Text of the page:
There may be an item or two on the list, which you feel you can improve upon. Fantastic! Recognizing areas of development is always a step in the right direction. Everyday there are new lessons to teach and to learn. Life is ever-changing. Goals and missions course-correct. A good leader is willing to accept responsibility (#10) all of the time and this includes self (#1).

“The man who makes these (eleven factors) the basis of his leadership will find abundant opportunity to lead in any walk of life.” Napoleon Hill, Think And Grow Rich

A good leader attracts, and in the end flies to great heights in a V formation. Think of birds flying in a flock. They work together to soar. The networking arms of people do the same thing.

Good luck to you!

Fundraising Events – Good for the Heart

Amazing people do amazing things. Raising money comes from the heart and in this case, gives to the heart.

This morning I met with the Executive Director for the American Heart Association in Colorado Springs. She is focused on her goal of raising more money than they’ve ever raised before. I asked her to tell me about the events she has planned and it was truly spectacular to hear how she is engaging the networking arms of people. She understands the value this adds to her efforts. SOARing to new heights with the help of others is what I like to say.

Her agency has three main fundraisers, and many other outreach programs. It did my heart good to hear about the free CPR class they did this past weekend. The local office has made it their goal to teach everyone they can how to save a life through CPR.

The Heart & Stroke Walk is coming up in June in Colorado Springs. Details can be found at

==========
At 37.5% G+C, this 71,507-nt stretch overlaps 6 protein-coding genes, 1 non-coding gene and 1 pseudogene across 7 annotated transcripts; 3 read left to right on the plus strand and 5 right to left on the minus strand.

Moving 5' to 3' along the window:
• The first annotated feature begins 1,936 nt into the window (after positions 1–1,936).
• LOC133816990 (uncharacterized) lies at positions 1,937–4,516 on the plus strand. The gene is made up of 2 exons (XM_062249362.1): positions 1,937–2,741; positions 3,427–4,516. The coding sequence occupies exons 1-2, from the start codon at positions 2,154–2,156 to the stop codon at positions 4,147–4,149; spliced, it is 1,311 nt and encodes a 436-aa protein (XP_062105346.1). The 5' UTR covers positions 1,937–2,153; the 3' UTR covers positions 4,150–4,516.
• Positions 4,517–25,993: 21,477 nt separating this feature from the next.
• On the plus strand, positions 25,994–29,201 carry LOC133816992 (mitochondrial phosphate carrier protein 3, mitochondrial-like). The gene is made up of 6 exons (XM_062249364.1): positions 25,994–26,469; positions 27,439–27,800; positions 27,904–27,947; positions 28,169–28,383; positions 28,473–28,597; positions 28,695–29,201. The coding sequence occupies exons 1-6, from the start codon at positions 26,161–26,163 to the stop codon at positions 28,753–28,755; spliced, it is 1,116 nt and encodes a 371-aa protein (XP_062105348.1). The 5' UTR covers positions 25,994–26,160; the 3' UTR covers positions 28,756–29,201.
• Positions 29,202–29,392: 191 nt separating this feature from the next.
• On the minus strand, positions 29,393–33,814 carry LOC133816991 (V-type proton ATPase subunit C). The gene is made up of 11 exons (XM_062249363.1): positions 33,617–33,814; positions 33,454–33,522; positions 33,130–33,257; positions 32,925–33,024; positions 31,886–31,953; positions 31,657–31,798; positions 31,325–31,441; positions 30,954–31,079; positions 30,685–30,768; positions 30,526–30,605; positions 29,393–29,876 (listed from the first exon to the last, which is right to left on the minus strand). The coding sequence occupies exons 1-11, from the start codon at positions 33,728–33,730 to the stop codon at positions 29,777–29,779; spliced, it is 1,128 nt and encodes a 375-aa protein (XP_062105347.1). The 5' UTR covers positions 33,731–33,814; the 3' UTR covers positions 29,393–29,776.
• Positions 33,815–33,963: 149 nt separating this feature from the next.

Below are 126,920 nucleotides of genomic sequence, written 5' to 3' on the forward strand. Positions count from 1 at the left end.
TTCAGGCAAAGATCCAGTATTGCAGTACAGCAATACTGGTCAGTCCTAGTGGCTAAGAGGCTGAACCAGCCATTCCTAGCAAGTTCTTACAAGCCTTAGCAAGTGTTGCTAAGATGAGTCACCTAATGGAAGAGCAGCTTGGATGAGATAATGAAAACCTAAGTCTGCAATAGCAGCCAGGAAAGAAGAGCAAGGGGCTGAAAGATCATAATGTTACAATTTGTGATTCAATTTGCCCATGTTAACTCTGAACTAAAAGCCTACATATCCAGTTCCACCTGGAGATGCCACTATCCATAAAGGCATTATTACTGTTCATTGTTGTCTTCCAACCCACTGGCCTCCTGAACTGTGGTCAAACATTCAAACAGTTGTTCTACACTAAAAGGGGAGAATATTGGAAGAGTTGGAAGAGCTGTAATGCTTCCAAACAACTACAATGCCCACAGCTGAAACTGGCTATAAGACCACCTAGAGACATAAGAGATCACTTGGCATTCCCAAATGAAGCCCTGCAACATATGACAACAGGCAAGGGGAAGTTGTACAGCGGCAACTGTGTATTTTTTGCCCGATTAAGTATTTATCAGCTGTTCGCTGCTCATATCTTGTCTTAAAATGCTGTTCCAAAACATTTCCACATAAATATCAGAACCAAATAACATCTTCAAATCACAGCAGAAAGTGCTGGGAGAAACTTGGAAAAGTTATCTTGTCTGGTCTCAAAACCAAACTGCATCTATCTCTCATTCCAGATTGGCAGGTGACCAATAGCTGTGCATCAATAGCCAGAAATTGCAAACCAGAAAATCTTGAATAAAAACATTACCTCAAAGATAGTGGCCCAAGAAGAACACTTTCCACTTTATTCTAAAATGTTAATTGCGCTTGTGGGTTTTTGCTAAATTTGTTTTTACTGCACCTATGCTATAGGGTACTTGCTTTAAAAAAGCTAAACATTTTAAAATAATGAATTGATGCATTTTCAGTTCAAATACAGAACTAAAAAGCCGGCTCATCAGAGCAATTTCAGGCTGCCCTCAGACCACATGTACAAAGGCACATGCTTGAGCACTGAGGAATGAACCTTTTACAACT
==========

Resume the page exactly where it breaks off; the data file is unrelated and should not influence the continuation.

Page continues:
The event, which really grabbed my attention was the “Go Red For Women” campaign coming up in September. The event is a day of education and networking. The importance of networking for fundraising is what I preach – share – discuss. It was wonderful to talk with someone who is seeing the success by including it within their fundraising initiatives.

We can walk and we can talk. I have a headset and the ability to walk at anytime. How about you? Shall we kill two birds with one stone and get on the phone to discuss how to bring networking into your fundraising program? This is between friends. I am not charging anyone for this. There are no strings attached. We learn best from each other and open communication.

Check things out on Facebook: and Meet up with you there. We increase potential when we learn from others.

Give! It’s an Independent Thing

I recently had the opportunity to speak with a director for a non-profit participating in the Indy Give! campaign in Colorado Springs. People who live nearby know about The Independent, which is a free newspaper listing all of the happenings. A must-have sitting on your table when you are choosing what to do this weekend. Indy Give! is their fundraising initiative.

Mission of Indy Give!

1. To encourage those individuals who do not regularly give back to our community to donate time and money, with particular emphasis on getting those in their 20s and 30s to become philanthropists;

2. To educate El Paso and Teller County residents about the vital work undertaken by relatively small, innovative nonprofits operating in and for our community;